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School chess team coaches are learning that once word reaches students they can be part of a chess team, moves are made.
Rita Taulbee of Lebanon Junction Elementary School distributes flyers in the fall followed by visiting individual classes and asking teachers for input.
“I have actually introduced several of my kindergartners to chess,” she said. “I have one third grader, a second grader and six kindergarteners brand new to chess. The K kids only had approximately six weeks of practice before they participated in their first competition. One of my kindergarten kids came in fourth overall for his age division.”
Several students have joined Lebanon Junction’s chess team and brought their knowledge to the game board.
“I have them work with the new players by introducing them to the chess board, the pieces and how they move,” Taulbee explained. “They help them for about the first 30 minutes of practice.”
Taulbee feels year two of the chess league has been even more successful.
“The younger students competed in activities that normally only fourth and fifth graders participate in,” she said. “Parent support was fantastic and chess is a new sport for the parents to observe. Chess has helped to build the confidence of my kindergarteners.”
She has also seen skills students learn from playing chess applied in the classroom.
“My students have learned patience, to analyze the situation, and to look ahead to see what their actions might involve,” Taulbee noted. “They think through the problems using the skills they have learned in chess. They ask more questions as to ‘What if?’, ‘Why?’ and “I don’t understand.’ This has transferred over into their academics as well. They take their time and they think about their answers. They are more sure of themselves as they try to take ownership of what they do.”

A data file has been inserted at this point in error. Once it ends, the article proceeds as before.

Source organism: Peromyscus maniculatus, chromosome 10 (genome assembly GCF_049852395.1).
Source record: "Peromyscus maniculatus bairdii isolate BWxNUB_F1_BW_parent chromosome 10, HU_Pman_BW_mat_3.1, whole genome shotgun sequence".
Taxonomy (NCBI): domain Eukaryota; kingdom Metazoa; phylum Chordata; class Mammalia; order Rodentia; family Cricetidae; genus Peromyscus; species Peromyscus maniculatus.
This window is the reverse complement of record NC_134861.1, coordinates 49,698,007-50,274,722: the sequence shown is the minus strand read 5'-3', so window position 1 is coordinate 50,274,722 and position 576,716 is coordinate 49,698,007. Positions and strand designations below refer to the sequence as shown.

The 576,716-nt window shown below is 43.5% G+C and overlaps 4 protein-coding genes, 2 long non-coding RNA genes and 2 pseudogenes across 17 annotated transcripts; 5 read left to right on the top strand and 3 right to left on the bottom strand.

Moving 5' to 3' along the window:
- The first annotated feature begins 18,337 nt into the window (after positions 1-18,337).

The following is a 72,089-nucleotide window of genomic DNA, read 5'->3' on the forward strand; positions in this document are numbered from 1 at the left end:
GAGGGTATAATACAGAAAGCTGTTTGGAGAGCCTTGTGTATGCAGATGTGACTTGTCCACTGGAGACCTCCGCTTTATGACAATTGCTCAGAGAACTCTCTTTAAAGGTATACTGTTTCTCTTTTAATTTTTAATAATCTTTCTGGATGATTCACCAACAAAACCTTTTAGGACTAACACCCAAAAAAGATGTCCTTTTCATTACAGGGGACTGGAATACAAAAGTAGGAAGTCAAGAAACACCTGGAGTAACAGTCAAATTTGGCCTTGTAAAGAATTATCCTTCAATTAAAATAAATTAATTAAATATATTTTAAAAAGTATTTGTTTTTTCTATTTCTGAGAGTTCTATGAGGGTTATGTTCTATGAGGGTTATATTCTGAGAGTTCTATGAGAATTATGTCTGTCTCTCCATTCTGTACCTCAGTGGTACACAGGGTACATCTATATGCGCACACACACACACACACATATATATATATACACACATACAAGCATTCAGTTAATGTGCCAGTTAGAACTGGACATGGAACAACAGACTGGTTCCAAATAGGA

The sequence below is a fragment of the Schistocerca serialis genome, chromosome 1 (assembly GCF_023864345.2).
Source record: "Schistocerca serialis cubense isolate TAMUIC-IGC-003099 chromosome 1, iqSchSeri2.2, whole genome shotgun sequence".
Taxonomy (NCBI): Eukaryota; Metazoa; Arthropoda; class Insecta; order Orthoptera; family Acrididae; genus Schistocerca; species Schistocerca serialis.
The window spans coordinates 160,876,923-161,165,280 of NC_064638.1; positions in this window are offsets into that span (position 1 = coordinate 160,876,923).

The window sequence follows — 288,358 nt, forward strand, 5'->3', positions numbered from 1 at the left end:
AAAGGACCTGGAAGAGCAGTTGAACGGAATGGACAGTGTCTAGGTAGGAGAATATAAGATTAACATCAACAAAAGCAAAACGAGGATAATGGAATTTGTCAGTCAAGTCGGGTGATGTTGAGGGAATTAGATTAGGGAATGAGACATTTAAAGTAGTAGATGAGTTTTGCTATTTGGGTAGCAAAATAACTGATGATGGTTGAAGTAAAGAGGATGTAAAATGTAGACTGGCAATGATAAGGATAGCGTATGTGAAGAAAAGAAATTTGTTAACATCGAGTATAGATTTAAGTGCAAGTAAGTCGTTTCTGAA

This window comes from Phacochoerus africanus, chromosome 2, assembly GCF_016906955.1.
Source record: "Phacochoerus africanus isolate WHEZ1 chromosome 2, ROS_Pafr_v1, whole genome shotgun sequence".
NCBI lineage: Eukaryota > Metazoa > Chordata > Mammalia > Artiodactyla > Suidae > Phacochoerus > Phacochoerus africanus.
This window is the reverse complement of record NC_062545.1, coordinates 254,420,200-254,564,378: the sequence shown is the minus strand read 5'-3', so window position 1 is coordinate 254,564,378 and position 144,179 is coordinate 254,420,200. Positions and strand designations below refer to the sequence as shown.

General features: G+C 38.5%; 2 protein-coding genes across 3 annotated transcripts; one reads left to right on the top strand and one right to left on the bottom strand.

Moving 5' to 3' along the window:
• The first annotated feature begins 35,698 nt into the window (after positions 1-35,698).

Joe Phelps spent the better part of the past season as a volunteer with the Pleasant Grove Elementary School chess team.
“When Pleasant Grove sent out the email telling everyone they were starting a chess program, I immediately contacted Mr. (Kevin) Weihe telling him I would be interested in helping out,” he said.
The experience has been invaluable for Phelps, the father of two chess players, and the students.
“I have really enjoyed helping out with the chess program at Pleasant Grove,” he said. “We have a great group of kids that enjoy playing and studying the game. Several of our kids really improved and did very well last season; many of them came in the top 5 in almost every tournament.”
Phelps applauded Weihe’s commitment to the school chess team.
“PGE is lucky to have Mr. Weihe (who keeps all the kids focused and on track) and several parent volunteers that help out during practice and tournaments,” Phelps said. “One of the PGE parent volunteers, Johnny Harlemert (father of PGE player Blake Harlemert), is an active tournament ‘A’ class chess player and is closing in on his Expert rating!”
Phelps also praised others who work hard to make the district chess league a reality.
“I would also like to thank (District Chess League Coordinator) Dennis Minnis for doing so much to advance chess as a legitimate ‘sport’ in Bullitt County Public Schools. He does a fantastic job running the league, tournaments and getting everyone excited about chess.”
Mt. Washington Elementary School teacher and chess team coordinator Bryan Kerr offered an open invitation for students last August.
“This resulted in getting a lot of beginners,” he said. “Several dropped out or just came to practice sporadically but did not give a reason why. In the end I had about 25 attending regularly.”
He watched as students with knowledge of the game worked with those just starting.
“Kids are always willing to help each other out and our more experienced players were eager to lend a hand,” Kerr said. “I think they were most helpful with kids who came in knowing a little already. My beginning players who stuck with it all year have progressed well, and should be able to improve considerably next year.”